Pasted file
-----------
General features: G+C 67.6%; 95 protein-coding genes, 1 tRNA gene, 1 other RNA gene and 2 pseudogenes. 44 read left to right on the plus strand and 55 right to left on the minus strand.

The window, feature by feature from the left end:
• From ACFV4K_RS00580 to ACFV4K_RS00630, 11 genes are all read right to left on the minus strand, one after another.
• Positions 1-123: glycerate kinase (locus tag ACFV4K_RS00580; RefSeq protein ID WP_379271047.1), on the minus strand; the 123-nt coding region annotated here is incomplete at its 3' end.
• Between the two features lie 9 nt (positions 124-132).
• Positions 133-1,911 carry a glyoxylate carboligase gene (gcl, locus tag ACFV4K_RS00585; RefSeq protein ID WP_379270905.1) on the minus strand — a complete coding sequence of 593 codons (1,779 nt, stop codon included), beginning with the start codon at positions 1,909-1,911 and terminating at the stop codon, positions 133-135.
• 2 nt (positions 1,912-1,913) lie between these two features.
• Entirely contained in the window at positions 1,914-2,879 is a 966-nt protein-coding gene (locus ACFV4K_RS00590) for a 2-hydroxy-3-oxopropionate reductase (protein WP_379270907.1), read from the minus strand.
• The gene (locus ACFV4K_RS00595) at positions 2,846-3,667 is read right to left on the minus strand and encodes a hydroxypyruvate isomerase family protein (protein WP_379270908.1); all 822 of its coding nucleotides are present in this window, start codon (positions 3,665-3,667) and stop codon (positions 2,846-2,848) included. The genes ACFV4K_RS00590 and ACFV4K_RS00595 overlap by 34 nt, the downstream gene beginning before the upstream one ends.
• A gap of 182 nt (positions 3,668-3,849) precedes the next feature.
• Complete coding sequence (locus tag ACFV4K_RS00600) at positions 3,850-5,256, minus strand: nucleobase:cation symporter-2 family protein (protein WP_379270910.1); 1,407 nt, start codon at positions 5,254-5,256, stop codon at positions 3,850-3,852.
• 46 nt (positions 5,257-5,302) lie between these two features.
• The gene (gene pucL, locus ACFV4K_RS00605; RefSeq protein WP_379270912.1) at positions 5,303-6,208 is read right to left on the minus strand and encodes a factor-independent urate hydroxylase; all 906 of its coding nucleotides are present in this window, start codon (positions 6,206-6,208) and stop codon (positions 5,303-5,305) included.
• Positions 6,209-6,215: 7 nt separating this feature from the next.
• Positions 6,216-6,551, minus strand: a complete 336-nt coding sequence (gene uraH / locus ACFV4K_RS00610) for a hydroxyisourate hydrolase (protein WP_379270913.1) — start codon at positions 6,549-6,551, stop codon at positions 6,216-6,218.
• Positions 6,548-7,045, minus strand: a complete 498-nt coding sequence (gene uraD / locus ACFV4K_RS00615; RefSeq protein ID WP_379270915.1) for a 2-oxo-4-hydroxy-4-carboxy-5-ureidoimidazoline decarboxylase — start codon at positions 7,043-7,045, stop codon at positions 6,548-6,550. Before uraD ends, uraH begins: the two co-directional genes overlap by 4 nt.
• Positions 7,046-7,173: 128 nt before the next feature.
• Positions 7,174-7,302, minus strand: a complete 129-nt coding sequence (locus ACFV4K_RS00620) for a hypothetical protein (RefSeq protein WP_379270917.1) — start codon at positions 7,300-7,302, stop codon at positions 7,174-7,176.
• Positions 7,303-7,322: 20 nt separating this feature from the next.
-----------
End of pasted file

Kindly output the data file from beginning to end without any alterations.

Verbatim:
General features: G+C 67.6%; 95 protein-coding genes, 1 tRNA gene, 1 other RNA gene and 2 pseudogenes. 44 read left to right on the plus strand and 55 right to left on the minus strand.

The window, feature by feature from the left end:
• From ACFV4K_RS00580 to ACFV4K_RS00630, 11 genes are all read right to left on the minus strand, one after another.
• Positions 1-123: glycerate kinase (locus tag ACFV4K_RS00580; RefSeq protein ID WP_379271047.1), on the minus strand; the 123-nt coding region annotated here is incomplete at its 3' end.
• Between the two features lie 9 nt (positions 124-132).
• Positions 133-1,911 carry a glyoxylate carboligase gene (gcl, locus tag ACFV4K_RS00585; RefSeq protein ID WP_379270905.1) on the minus strand — a complete coding sequence of 593 codons (1,779 nt, stop codon included), beginning with the start codon at positions 1,909-1,911 and terminating at the stop codon, positions 133-135.
• 2 nt (positions 1,912-1,913) lie between these two features.
• Entirely contained in the window at positions 1,914-2,879 is a 966-nt protein-coding gene (locus ACFV4K_RS00590) for a 2-hydroxy-3-oxopropionate reductase (protein WP_379270907.1), read from the minus strand.
• The gene (locus ACFV4K_RS00595) at positions 2,846-3,667 is read right to left on the minus strand and encodes a hydroxypyruvate isomerase family protein (protein WP_379270908.1); all 822 of its coding nucleotides are present in this window, start codon (positions 3,665-3,667) and stop codon (positions 2,846-2,848) included. The genes ACFV4K_RS00590 and ACFV4K_RS00595 overlap by 34 nt, the downstream gene beginning before the upstream one ends.
• A gap of 182 nt (positions 3,668-3,849) precedes the next feature.
• Complete coding sequence (locus tag ACFV4K_RS00600) at positions 3,850-5,256, minus strand: nucleobase:cation symporter-2 family protein (protein WP_379270910.1); 1,407 nt, start codon at positions 5,254-5,256, stop codon at positions 3,850-3,852.
• 46 nt (positions 5,257-5,302) lie between these two features.
• The gene (gene pucL, locus ACFV4K_RS00605; RefSeq protein WP_379270912.1) at positions 5,303-6,208 is read right to left on the minus strand and encodes a factor-independent urate hydroxylase; all 906 of its coding nucleotides are present in this window, start codon (positions 6,206-6,208) and stop codon (positions 5,303-5,305) included.
• Positions 6,209-6,215: 7 nt separating this feature from the next.
• Positions 6,216-6,551, minus strand: a complete 336-nt coding sequence (gene uraH / locus ACFV4K_RS00610) for a hydroxyisourate hydrolase (protein WP_379270913.1) — start codon at positions 6,549-6,551, stop codon at positions 6,216-6,218.
• Positions 6,548-7,045, minus strand: a complete 498-nt coding sequence (gene uraD / locus ACFV4K_RS00615; RefSeq protein ID WP_379270915.1) for a 2-oxo-4-hydroxy-4-carboxy-5-ureidoimidazoline decarboxylase — start codon at positions 7,043-7,045, stop codon at positions 6,548-6,550. Before uraD ends, uraH begins: the two co-directional genes overlap by 4 nt.
• Positions 7,046-7,173: 128 nt before the next feature.
• Positions 7,174-7,302, minus strand: a complete 129-nt coding sequence (locus ACFV4K_RS00620) for a hypothetical protein (RefSeq protein WP_379270917.1) — start codon at positions 7,300-7,302, stop codon at positions 7,174-7,176.
• Positions 7,303-7,322: 20 nt separating this feature from the next.